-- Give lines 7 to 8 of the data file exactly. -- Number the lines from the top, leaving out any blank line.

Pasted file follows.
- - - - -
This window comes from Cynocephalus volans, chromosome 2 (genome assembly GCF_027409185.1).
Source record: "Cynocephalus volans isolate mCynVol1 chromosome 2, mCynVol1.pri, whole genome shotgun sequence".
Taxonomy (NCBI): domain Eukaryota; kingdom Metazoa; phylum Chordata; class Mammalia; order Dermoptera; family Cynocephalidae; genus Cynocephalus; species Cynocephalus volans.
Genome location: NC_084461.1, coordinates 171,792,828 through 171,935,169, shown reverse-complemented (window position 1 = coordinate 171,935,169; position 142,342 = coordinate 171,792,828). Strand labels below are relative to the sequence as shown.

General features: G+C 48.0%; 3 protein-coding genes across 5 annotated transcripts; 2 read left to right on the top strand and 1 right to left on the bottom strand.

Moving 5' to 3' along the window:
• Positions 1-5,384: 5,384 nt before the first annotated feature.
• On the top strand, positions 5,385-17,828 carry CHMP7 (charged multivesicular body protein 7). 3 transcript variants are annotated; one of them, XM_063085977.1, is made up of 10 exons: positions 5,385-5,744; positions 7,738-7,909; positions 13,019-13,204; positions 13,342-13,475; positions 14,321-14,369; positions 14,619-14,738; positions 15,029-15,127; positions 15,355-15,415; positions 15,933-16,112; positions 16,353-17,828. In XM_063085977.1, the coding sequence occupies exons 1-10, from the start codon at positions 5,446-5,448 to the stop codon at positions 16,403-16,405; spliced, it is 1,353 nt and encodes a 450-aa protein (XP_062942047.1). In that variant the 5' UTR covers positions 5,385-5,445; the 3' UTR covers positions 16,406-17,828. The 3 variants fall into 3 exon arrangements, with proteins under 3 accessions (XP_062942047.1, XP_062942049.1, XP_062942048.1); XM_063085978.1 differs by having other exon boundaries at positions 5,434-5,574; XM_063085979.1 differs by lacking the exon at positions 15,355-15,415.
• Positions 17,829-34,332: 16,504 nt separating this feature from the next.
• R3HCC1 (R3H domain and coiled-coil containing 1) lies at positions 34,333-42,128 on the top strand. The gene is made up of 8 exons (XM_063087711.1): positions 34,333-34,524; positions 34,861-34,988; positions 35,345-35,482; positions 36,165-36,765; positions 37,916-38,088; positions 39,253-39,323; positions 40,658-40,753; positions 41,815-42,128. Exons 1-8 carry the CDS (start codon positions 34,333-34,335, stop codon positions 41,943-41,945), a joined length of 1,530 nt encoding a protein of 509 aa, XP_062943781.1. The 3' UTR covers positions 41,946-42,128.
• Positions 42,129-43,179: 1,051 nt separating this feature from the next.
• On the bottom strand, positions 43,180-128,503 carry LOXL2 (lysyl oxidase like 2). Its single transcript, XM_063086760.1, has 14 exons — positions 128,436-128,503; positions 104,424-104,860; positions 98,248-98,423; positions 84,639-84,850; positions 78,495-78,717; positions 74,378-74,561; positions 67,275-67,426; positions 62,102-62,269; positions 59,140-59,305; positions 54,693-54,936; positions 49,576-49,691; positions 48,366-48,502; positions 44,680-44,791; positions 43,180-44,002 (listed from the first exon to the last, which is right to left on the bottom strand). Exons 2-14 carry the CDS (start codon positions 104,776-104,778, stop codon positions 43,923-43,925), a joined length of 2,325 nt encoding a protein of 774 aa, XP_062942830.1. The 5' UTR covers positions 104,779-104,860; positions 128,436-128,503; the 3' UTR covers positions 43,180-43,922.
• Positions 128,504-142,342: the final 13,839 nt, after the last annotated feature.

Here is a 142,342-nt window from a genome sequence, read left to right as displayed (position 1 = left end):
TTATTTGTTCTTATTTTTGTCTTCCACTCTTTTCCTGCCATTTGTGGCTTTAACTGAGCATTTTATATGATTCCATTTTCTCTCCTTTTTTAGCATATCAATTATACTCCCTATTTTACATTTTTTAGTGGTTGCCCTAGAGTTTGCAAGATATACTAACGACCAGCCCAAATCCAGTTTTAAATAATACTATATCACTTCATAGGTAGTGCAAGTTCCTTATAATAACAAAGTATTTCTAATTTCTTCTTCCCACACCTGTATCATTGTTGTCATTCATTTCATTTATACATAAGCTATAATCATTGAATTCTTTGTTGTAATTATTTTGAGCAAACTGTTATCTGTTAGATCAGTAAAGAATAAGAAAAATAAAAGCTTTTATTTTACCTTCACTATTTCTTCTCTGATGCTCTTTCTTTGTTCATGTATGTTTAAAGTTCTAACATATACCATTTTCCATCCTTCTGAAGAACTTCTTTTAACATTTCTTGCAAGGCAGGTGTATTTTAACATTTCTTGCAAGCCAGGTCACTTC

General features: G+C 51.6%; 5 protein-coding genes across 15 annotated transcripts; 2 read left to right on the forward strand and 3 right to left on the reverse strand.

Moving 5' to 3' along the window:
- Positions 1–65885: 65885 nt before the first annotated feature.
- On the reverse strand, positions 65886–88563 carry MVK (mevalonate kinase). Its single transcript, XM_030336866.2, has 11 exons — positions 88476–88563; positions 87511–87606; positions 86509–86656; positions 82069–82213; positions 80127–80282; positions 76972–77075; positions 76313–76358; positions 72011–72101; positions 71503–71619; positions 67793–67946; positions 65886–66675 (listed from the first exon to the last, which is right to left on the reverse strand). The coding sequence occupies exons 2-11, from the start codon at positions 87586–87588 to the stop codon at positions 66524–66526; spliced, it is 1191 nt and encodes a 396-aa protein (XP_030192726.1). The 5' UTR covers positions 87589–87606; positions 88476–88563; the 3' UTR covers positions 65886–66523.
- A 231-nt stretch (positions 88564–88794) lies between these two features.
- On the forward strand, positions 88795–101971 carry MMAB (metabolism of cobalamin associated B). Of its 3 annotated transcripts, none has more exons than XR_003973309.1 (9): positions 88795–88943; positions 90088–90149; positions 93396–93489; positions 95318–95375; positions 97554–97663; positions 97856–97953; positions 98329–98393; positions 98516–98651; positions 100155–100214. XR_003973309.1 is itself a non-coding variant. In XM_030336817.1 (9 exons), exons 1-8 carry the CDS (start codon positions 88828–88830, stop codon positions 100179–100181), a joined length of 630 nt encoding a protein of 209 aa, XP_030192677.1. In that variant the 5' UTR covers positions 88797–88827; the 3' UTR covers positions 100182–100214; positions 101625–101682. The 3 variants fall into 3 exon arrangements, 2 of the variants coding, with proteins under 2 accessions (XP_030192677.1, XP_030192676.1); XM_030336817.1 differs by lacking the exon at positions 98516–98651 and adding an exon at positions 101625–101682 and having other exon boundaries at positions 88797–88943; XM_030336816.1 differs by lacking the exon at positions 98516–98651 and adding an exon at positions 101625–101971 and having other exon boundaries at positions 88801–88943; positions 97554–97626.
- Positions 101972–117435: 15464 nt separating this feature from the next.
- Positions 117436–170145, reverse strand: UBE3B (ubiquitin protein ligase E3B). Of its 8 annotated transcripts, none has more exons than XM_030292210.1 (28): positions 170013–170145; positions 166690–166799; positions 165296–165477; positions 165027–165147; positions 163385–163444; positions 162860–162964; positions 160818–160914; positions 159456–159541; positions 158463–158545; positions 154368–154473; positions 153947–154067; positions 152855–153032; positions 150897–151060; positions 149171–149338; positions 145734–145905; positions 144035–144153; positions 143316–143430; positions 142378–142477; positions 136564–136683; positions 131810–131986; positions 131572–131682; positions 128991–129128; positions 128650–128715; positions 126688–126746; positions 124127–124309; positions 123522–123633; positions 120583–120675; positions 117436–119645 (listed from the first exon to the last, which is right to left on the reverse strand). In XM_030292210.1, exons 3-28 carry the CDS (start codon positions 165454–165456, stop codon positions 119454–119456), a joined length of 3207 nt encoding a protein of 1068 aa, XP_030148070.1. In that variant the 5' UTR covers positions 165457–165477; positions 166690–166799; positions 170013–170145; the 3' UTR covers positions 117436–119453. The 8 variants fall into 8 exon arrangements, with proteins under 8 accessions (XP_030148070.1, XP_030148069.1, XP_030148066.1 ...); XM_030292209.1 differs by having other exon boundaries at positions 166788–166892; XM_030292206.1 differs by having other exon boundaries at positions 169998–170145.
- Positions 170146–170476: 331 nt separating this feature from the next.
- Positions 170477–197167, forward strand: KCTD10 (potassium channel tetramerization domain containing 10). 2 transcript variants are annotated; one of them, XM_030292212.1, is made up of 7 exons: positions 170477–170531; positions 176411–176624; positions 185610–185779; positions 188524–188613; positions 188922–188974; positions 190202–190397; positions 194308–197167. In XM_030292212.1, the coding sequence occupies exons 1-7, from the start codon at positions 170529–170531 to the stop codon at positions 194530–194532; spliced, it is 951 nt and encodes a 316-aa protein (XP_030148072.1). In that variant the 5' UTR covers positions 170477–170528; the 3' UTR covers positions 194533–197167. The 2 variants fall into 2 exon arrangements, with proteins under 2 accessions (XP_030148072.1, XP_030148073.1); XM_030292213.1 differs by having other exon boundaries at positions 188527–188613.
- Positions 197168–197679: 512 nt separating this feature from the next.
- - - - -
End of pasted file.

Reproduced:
• Positions 1-5,384: 5,384 nt before the first annotated feature.
• On the top strand, positions 5,385-17,828 carry CHMP7 (charged multivesicular body protein 7). 3 transcript variants are annotated; one of them, XM_063085977.1, is made up of 10 exons: positions 5,385-5,744; positions 7,738-7,909; positions 13,019-13,204; positions 13,342-13,475; positions 14,321-14,369; positions 14,619-14,738; positions 15,029-15,127; positions 15,355-15,415; positions 15,933-16,112; positions 16,353-17,828. In XM_063085977.1, the coding sequence occupies exons 1-10, from the start codon at positions 5,446-5,448 to the stop codon at positions 16,403-16,405; spliced, it is 1,353 nt and encodes a 450-aa protein (XP_062942047.1). In that variant the 5' UTR covers positions 5,385-5,445; the 3' UTR covers positions 16,406-17,828. The 3 variants fall into 3 exon arrangements, with proteins under 3 accessions (XP_062942047.1, XP_062942049.1, XP_062942048.1); XM_063085978.1 differs by having other exon boundaries at positions 5,434-5,574; XM_063085979.1 differs by lacking the exon at positions 15,355-15,415.